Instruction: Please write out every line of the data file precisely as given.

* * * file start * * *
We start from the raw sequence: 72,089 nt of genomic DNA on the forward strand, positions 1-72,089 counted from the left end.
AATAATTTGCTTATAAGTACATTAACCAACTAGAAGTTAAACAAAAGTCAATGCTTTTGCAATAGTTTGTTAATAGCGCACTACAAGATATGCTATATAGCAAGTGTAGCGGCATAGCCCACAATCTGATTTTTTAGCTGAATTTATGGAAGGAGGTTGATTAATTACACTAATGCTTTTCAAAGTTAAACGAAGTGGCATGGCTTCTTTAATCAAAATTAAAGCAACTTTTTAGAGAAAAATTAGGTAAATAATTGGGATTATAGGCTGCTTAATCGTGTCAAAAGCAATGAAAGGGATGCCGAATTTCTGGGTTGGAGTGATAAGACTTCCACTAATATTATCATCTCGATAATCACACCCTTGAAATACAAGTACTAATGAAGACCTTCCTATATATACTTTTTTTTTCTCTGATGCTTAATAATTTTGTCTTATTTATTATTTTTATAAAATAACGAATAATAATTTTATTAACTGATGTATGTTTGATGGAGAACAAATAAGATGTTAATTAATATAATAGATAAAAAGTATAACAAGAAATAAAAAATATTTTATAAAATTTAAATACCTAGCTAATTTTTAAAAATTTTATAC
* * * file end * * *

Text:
We start from the raw sequence: 72,089 nt of genomic DNA on the forward strand, positions 1-72,089 counted from the left end.
AATAATTTGCTTATAAGTACATTAACCAACTAGAAGTTAAACAAAAGTCAATGCTTTTGCAATAGTTTGTTAATAGCGCACTACAAGATATGCTATATAGCAAGTGTAGCGGCATAGCCCACAATCTGATTTTTTAGCTGAATTTATGGAAGGAGGTTGATTAATTACACTAATGCTTTTCAAAGTTAAACGAAGTGGCATGGCTTCTTTAATCAAAATTAAAGCAACTTTTTAGAGAAAAATTAGGTAAATAATTGGGATTATAGGCTGCTTAATCGTGTCAAAAGCAATGAAAGGGATGCCGAATTTCTGGGTTGGAGTGATAAGACTTCCACTAATATTATCATCTCGATAATCACACCCTTGAAATACAAGTACTAATGAAGACCTTCCTATATATACTTTTTTTTTCTCTGATGCTTAATAATTTTGTCTTATTTATTATTTTTATAAAATAACGAATAATAATTTTATTAACTGATGTATGTTTGATGGAGAACAAATAAGATGTTAATTAATATAATAGATAAAAAGTATAACAAGAAATAAAAAATATTTTATAAAATTTAAATACCTAGCTAATTTTTAAAAATTTTATAC